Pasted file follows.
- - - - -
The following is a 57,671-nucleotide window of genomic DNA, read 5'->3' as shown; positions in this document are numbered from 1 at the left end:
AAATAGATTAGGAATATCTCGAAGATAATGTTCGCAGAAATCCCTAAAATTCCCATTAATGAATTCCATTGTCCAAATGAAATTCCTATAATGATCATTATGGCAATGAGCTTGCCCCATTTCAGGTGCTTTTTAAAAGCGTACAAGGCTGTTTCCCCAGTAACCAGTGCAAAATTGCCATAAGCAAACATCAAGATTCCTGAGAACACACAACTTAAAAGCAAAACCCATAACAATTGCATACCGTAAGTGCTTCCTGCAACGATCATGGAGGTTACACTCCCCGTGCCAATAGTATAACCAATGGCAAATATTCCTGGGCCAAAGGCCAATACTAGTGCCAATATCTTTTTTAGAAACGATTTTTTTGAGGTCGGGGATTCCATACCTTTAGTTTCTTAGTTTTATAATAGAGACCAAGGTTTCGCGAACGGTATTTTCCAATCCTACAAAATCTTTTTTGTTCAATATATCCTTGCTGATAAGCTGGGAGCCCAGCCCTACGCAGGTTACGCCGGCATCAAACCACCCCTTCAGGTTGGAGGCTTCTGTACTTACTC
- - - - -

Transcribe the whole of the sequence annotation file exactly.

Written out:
The following is a 57,671-nucleotide window of genomic DNA, read 5'->3' as shown; positions in this document are numbered from 1 at the left end:
AAATAGATTAGGAATATCTCGAAGATAATGTTCGCAGAAATCCCTAAAATTCCCATTAATGAATTCCATTGTCCAAATGAAATTCCTATAATGATCATTATGGCAATGAGCTTGCCCCATTTCAGGTGCTTTTTAAAAGCGTACAAGGCTGTTTCCCCAGTAACCAGTGCAAAATTGCCATAAGCAAACATCAAGATTCCTGAGAACACACAACTTAAAAGCAAAACCCATAACAATTGCATACCGTAAGTGCTTCCTGCAACGATCATGGAGGTTACACTCCCCGTGCCAATAGTATAACCAATGGCAAATATTCCTGGGCCAAAGGCCAATACTAGTGCCAATATCTTTTTTAGAAACGATTTTTTTGAGGTCGGGGATTCCATACCTTTAGTTTCTTAGTTTTATAATAGAGACCAAGGTTTCGCGAACGGTATTTTCCAATCCTACAAAATCTTTTTTGTTCAATATATCCTTGCTGATAAGCTGGGAGCCCAGCCCTACGCAGGTTACGCCGGCATCAAACCACCCCTTCAGGTTGGAGGCTTCTGTACTTACTC